Science Breakthrough: Different Technique Leads To Discovery Of New Types of Human Blood Cells [Video]


By now, it is easy to believe that scientists may have already discovered everything there is to know about the human body, what with the countless studies done on it. Just when you think there's nothing more about mankind's anatomy can surprise you, a new research discovered four new types of blood cells that scientists have never known before.

Blood used to be identified by observing the proteins on their surface, which is a technique that may miss to see rare blood cell classes, IFL Science reported. To make this technique more accurate, researchers use single-cell genomics, allowing them to see the details in each gene expressed by the proteins on the surface of the blood. Through this, scientists have a clearer picture of the type of blood cell they are looking at.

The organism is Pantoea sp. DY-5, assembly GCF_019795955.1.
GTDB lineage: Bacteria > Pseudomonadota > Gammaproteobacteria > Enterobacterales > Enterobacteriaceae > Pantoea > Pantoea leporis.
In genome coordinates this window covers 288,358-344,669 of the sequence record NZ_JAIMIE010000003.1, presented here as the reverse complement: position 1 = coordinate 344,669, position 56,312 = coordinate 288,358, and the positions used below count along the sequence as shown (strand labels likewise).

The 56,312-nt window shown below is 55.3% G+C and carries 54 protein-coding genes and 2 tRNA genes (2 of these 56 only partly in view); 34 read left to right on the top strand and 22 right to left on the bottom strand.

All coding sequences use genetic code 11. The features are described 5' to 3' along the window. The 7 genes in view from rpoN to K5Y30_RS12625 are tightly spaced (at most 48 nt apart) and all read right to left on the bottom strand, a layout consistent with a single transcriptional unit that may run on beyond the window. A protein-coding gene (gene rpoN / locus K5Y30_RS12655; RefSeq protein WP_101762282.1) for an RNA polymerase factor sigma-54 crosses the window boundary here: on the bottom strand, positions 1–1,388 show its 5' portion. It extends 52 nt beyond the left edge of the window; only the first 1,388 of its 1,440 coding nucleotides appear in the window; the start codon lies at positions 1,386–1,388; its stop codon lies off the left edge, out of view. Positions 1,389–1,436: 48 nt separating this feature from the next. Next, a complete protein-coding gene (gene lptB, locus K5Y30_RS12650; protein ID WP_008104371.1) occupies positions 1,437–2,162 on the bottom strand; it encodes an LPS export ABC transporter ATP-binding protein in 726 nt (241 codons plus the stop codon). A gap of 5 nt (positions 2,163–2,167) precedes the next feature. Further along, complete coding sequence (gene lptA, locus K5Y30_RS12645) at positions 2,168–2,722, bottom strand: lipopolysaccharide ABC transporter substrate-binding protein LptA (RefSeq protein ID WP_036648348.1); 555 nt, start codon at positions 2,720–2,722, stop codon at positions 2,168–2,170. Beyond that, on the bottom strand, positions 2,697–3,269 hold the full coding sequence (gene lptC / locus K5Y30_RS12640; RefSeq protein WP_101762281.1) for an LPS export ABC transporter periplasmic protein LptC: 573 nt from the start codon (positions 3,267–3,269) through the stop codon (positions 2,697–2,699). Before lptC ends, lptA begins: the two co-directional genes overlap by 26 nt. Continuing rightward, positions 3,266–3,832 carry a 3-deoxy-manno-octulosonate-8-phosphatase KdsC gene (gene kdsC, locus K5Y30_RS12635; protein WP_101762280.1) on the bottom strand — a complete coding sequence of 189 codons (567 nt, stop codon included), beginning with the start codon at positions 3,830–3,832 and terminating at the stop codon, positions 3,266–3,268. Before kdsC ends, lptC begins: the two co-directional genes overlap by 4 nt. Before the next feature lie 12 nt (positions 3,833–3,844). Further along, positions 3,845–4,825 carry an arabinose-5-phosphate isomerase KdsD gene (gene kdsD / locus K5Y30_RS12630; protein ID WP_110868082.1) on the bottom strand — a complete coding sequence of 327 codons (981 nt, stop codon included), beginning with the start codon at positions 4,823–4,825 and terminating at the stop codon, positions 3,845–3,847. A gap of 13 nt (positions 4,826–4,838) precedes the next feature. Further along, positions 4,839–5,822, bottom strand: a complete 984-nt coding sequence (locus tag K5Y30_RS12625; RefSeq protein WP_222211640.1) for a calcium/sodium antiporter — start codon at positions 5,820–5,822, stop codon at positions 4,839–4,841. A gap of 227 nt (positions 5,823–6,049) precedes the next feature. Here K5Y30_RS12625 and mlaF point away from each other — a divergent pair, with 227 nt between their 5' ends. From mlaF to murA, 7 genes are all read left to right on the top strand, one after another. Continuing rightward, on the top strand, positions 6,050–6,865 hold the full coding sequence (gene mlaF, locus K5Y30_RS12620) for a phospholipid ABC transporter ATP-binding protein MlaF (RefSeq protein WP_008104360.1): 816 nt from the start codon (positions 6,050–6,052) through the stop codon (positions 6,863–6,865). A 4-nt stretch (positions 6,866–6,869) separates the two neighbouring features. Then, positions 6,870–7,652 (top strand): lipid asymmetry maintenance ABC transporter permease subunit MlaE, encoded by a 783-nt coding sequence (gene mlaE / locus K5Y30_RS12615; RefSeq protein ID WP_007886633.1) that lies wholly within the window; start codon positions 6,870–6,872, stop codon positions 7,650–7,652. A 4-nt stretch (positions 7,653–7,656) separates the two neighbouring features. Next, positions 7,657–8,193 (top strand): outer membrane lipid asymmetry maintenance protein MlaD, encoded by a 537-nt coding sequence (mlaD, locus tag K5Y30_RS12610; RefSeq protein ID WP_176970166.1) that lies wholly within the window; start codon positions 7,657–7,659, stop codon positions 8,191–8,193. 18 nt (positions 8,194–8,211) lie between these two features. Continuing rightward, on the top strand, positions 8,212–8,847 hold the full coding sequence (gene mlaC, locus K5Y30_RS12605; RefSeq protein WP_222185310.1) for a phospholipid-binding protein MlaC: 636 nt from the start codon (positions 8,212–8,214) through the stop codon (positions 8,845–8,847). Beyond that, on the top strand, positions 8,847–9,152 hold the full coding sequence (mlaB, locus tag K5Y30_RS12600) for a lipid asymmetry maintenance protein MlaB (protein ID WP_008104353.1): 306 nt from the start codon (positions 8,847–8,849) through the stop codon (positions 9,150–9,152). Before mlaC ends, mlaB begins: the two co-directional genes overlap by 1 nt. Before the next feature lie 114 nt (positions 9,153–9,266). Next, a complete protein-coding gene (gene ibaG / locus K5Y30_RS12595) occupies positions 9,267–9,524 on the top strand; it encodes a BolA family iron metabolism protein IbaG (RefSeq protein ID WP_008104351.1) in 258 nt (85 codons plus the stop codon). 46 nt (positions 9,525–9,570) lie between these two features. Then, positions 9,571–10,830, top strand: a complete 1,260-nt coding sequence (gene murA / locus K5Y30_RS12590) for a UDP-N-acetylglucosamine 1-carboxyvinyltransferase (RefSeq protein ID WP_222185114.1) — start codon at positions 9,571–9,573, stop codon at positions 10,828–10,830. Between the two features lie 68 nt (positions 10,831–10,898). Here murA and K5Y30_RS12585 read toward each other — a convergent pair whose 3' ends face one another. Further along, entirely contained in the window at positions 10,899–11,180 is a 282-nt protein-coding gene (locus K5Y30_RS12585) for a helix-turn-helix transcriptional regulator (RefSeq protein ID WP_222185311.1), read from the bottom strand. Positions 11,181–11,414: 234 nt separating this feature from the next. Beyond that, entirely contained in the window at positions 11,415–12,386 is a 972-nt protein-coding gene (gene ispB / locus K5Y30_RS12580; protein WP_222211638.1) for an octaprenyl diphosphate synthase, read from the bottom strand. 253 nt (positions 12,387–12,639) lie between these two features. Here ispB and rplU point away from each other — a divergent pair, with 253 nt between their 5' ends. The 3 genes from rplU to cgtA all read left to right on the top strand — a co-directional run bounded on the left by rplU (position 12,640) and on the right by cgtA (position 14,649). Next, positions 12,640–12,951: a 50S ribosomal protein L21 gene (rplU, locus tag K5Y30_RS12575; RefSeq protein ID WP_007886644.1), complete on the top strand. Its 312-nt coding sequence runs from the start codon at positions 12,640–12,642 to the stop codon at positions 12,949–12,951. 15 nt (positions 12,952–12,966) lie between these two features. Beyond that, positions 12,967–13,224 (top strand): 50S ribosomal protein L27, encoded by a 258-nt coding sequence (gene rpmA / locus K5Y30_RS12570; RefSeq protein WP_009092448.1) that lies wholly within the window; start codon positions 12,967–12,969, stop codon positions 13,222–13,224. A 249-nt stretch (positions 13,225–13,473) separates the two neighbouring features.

Using the single cell-genomics technique, the scientists discovered four new types of blood cell classes, Wellcome reported. White blood cells have subcategories that play specific parts in protecting the body from infection, which is an important part of the immune system. Now, the new study published in "Science" uncovered two new classes of dendritic cells and two new monocyte cell types.

Dendritic cells link the innate immune system and the adaptive immune system. Innate immune system includes the skin and membranes that protects the body from infections. Meanwhile, adaptive immune system eliminates pathogens and makes sure the body remembers the same infection that attacks the body again.

Dendritic cells basically take up parts of antigen that infects the body and shows it on the surface to alarm the T-cells, which then finds and kills the pathogen. Meanwhile monocyte cells are the biggest kinds of white blood cells that are known as macrophages. The monocyte cells go to where the infection is to eat up the pathogens and remove them from the body. Wellcome's Infection and Immunobiology's Divya Shah said the study used new cutting-edge technologies that can uncover new types of cells that scientists didn't originally know.

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